This is the typical recipe. From here you can tweak it as it suits you. When I thought it was time for me to make fire cider, I didn’t have horseradish nor did I have any jalapeños or cayenne pepper. I had bought organic apple cider vinegar, a little hard to find in Istanbul, and I didn’t want to procrastinate any longer. So I combined garlic, onion, ginger, red chili flakes and I also included some dried rosemary, dried olive leaves & turmeric powder. Here is a video of Rosemary Gladstar making some fire cider.

 

Tea for Cough

1 part oregano, dried or fresh

1 part thyme, dried or fresh

1 part rosemary, dried or fresh

If you’re making one cup, you should use at least a teaspoon of herbs. Add boiled water over the herbs. Cover and steep for up to 20 minutes.

 

Nasal Rinse for Congestion

1/4 tsp of sea salt or Himalayan salt

1 cup of boiled drinking water (does not have to be hot but the salt will melt better in warmer water)

Combine salt and boiled water. The reason for boiling the water is to make sure all germs in the water are killed before you rinse your nose. We don’t want any germs where there are already some germs! So for this you use a neti pot. I don’t actually have one of those, so I do what we do during ablution to rinse our nose… Take some with the palm of my hand, ‘breathe in’ the water, and blow it. Of course you need to keep your hand near by with your thumb and index finger around your nostrils to catch whatever comes out, over the sink. If you’re a practicing Muslim, you will know how to do this pretty well. If this sounds complicated, just stick to the neti pot if you have one.

 

Eucalyptus Steam Bath for Congestion

5-6 cups of water in a stainless steel pot, newly boiled

2-4 drops of eucalyptus essential oil

Once the water boils, turn off the heat. Take the pot to a safe space on a table. Add the essential oil. In order to trap the steam put a towel over your head and bring your head over the pot to inhale the steam. You might want to take a second before you approach the pot to inhale the steam after you add the EO because it might be really strong at first. It’s a good idea to keep your eyes closed too. Do this for a couple of minutes at least, taking deep breaths. It’s very soothing. While you’re at it, if you’re suffering from weatherworn dry skin, slather your face with some coconut oil right after the steam bath since your pores will be open!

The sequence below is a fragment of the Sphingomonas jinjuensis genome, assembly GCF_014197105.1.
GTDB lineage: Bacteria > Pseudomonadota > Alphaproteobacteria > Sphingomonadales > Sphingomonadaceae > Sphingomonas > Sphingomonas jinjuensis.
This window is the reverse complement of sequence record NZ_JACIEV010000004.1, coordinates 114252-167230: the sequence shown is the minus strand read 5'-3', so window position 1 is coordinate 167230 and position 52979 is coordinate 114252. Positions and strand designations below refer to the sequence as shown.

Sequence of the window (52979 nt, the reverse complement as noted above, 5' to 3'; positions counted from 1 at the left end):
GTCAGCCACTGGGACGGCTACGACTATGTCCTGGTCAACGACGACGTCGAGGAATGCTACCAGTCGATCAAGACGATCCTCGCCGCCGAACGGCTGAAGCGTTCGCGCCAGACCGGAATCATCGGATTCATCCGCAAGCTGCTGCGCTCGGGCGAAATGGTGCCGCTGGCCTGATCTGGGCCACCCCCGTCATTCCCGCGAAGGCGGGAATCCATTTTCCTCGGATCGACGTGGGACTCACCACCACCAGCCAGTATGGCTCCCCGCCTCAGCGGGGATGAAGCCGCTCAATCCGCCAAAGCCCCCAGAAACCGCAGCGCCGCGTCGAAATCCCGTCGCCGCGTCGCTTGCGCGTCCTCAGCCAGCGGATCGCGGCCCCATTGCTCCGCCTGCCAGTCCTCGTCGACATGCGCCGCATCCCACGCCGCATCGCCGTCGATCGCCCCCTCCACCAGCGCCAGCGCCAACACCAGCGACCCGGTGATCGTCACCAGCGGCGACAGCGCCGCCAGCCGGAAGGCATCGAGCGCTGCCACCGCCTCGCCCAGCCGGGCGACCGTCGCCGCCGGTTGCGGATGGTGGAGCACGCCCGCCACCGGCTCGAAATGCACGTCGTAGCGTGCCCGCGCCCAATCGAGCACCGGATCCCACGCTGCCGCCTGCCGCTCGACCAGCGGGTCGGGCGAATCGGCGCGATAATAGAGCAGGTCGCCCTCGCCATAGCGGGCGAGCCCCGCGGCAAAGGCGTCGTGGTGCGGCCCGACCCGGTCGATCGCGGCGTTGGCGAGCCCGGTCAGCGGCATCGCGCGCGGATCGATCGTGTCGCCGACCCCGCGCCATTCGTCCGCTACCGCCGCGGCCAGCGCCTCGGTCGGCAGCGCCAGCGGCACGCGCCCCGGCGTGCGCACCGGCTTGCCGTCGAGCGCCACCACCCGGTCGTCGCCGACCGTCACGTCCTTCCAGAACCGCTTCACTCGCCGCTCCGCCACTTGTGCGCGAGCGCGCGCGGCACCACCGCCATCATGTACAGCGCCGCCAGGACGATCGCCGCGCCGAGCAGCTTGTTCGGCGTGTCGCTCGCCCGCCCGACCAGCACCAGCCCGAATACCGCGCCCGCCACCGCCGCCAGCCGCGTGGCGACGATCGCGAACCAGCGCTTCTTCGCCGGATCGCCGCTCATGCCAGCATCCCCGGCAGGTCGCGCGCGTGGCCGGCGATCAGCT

An alternative to this, if you don’t have eucalyptus EO, is another EO such as peppermint. If you don’t have any EOs or you’d rather not use any, you can bring some water to a boil, add some aromatic herbs such as mint, eucalyptus, oregano, thyme, rosemary, simmer for 10-15 minutes and use this as a steam bath.

 

Wishing you health & wellness.

 

Disclaimer: The information provided is not intended nor implied to be a substitute for professional medical advice, it is provided for educational purposes only. You assume full responsibility for how you choose to use this information. Always seek the advice of your physician or other qualified healthcare provider for serious health concerns or before following any alternative treatment.

Speaking of Dallas Hartwig: Whole30 experience